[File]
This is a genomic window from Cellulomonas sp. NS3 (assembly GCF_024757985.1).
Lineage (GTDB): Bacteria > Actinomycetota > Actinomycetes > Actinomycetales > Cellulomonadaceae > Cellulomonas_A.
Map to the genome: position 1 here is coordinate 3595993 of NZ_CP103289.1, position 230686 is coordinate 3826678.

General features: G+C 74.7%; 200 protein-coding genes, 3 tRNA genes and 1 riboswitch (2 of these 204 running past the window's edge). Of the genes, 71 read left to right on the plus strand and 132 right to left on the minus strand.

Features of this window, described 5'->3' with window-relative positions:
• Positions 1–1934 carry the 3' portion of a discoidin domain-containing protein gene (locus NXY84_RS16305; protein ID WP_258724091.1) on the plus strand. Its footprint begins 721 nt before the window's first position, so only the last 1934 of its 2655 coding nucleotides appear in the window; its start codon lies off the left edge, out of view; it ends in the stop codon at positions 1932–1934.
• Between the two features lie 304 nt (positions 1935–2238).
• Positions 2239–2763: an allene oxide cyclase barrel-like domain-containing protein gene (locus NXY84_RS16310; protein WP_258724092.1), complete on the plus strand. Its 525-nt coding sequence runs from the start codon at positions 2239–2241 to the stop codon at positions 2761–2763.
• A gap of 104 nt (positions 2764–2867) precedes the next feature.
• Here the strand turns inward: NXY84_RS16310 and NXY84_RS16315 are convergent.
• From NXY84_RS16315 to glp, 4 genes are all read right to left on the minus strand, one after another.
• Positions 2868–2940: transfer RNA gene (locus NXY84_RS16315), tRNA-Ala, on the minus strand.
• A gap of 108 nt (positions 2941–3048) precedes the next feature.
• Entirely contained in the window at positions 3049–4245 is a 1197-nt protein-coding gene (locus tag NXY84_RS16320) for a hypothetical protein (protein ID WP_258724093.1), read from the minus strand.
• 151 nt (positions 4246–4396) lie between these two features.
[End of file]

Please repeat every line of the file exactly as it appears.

This is a genomic window from Cellulomonas sp. NS3 (assembly GCF_024757985.1).
Lineage (GTDB): Bacteria > Actinomycetota > Actinomycetes > Actinomycetales > Cellulomonadaceae > Cellulomonas_A.
Map to the genome: position 1 here is coordinate 3595993 of NZ_CP103289.1, position 230686 is coordinate 3826678.

General features: G+C 74.7%; 200 protein-coding genes, 3 tRNA genes and 1 riboswitch (2 of these 204 running past the window's edge). Of the genes, 71 read left to right on the plus strand and 132 right to left on the minus strand.

Features of this window, described 5'->3' with window-relative positions:
• Positions 1–1934 carry the 3' portion of a discoidin domain-containing protein gene (locus NXY84_RS16305; protein ID WP_258724091.1) on the plus strand. Its footprint begins 721 nt before the window's first position, so only the last 1934 of its 2655 coding nucleotides appear in the window; its start codon lies off the left edge, out of view; it ends in the stop codon at positions 1932–1934.
• Between the two features lie 304 nt (positions 1935–2238).
• Positions 2239–2763: an allene oxide cyclase barrel-like domain-containing protein gene (locus NXY84_RS16310; protein WP_258724092.1), complete on the plus strand. Its 525-nt coding sequence runs from the start codon at positions 2239–2241 to the stop codon at positions 2761–2763.
• A gap of 104 nt (positions 2764–2867) precedes the next feature.
• Here the strand turns inward: NXY84_RS16310 and NXY84_RS16315 are convergent.
• From NXY84_RS16315 to glp, 4 genes are all read right to left on the minus strand, one after another.
• Positions 2868–2940: transfer RNA gene (locus NXY84_RS16315), tRNA-Ala, on the minus strand.
• A gap of 108 nt (positions 2941–3048) precedes the next feature.
• Entirely contained in the window at positions 3049–4245 is a 1197-nt protein-coding gene (locus tag NXY84_RS16320) for a hypothetical protein (protein ID WP_258724093.1), read from the minus strand.
• 151 nt (positions 4246–4396) lie between these two features.